As Kittie rode the range and worked beside her cowboys, they shared a special camaraderie. Often, after a hard weeks work, she and her hands would ride into town and visit the local tavern for a bit of rest and frivolity. On one of these occasions, the Wilkin's boys were so carried away with their fun-making that someone "accidentally" opened the corral gate and the entire herd of captured "dollars" escaped.

Mrs. Alice Hicks, of Mountain Home, Idaho, remembers both Kittie and the tavern, as her father, Elijah Fletcher, once worked for the Wilkins. In a letter, she described a day in which she and her brother rode into town with their father to buy beef. Kit was standing in the door of the tavern and she greeted Elijah in a friendly manner saying, "Hello Lige, come on in and join the boys." When her father left the children sitting in the wagon, Mrs. Hicks recalls being a bit upset because at that young age she considered a tavern a den of "sin."


Although respectable women of that period didn't enter a tavern, it must be remembered that Kittie Wilkins was not an ordinary woman. She was always a lady, but she lived by her own rules.
Kittie had a lively personality and was a polished publicist. Her news releases were consistent and timely. She never deviated from her original tale of how she got her start with the two $20 gold pieces. Kittie's beauty and her success stories made headlines from San Francisco to St. Louis. Reporters admired her and the public enjoyed reading about the charming woman who many called "The Golden Queen".


Her generosity extended beyond the welfare of the cowboys who rode beside her on the ranch. Kittie supported an orphanage in Salt Lake City, Utah, and she donated to a Catholic academy near San Francisco. When the boys were old enough to work, they were hired as hands for the Wilkins Company. Several of the girls were taken into Kittie's home to assist with the housework, and a few she sent on to further their education. Numerous letters of appreciation from those who Kittie helped are on file, along with her property deeds and old records.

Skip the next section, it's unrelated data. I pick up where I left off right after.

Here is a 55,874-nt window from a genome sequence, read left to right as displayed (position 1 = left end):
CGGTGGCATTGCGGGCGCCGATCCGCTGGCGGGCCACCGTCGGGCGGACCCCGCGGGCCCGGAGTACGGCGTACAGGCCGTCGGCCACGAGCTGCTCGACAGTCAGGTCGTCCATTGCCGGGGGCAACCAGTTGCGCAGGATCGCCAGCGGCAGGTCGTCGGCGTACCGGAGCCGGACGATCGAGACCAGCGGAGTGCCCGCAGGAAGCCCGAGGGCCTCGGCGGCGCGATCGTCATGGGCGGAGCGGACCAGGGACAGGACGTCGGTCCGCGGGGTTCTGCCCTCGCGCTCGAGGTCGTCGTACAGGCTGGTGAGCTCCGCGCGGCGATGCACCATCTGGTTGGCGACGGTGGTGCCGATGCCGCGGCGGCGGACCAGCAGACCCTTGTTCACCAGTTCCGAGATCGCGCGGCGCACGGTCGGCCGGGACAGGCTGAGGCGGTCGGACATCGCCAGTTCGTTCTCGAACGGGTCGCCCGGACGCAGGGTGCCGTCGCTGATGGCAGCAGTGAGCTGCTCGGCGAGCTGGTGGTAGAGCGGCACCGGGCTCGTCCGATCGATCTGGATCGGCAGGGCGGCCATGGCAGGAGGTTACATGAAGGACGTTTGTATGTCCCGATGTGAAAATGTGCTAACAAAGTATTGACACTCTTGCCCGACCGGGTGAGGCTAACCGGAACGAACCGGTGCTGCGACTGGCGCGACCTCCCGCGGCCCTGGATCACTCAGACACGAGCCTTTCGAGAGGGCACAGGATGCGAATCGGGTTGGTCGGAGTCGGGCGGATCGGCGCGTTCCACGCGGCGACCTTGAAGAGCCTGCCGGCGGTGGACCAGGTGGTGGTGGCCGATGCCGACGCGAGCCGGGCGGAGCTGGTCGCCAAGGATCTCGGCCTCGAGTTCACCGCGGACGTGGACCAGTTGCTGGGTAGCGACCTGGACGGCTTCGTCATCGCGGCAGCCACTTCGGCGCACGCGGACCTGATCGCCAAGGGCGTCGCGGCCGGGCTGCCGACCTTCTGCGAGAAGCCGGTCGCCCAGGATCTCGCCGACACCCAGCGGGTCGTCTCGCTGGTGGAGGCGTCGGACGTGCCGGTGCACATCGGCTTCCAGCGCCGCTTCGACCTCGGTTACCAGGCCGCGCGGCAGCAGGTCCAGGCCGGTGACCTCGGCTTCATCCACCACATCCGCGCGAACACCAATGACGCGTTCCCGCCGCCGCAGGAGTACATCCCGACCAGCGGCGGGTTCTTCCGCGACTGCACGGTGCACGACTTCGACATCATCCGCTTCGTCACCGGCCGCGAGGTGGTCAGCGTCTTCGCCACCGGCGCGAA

As time passed and Kittie grew older, she may have tinted her hair a bit, but she never lost that inner spark that made her so special. When she died of a heart attack in 1935, at the age of 79, no one thought of Kittie as an old woman.

She is buried in the Mountain View Cemetery in Mountain Home. There is a modest stone bearing a simple inscription in which her name, birth and death dates are followed by the words, "Horse Queen of Idaho."


Although Miss Wilkins was one of the best known women of her generation, there has been very little written about her. Bits and pieces of Kittie's colorful life have come from old newspaper articles, a few paragraphs here and there, and through the courtesy of the Elmore Historical Society in Mountain Home, Idaho.
 

this is an excerpt from the book "Daughters of the West", by Anne Seagraves.



Our family has been dedicated for 30 years in serving the 
Western Horseman the safest most durable 
Quality American made leather horse tack....... Buckaroo John Brand Buckaroo Leather, The Brand to Demand 
Visit Our Unique Store Today  
Buckaroo Leather Shopping Site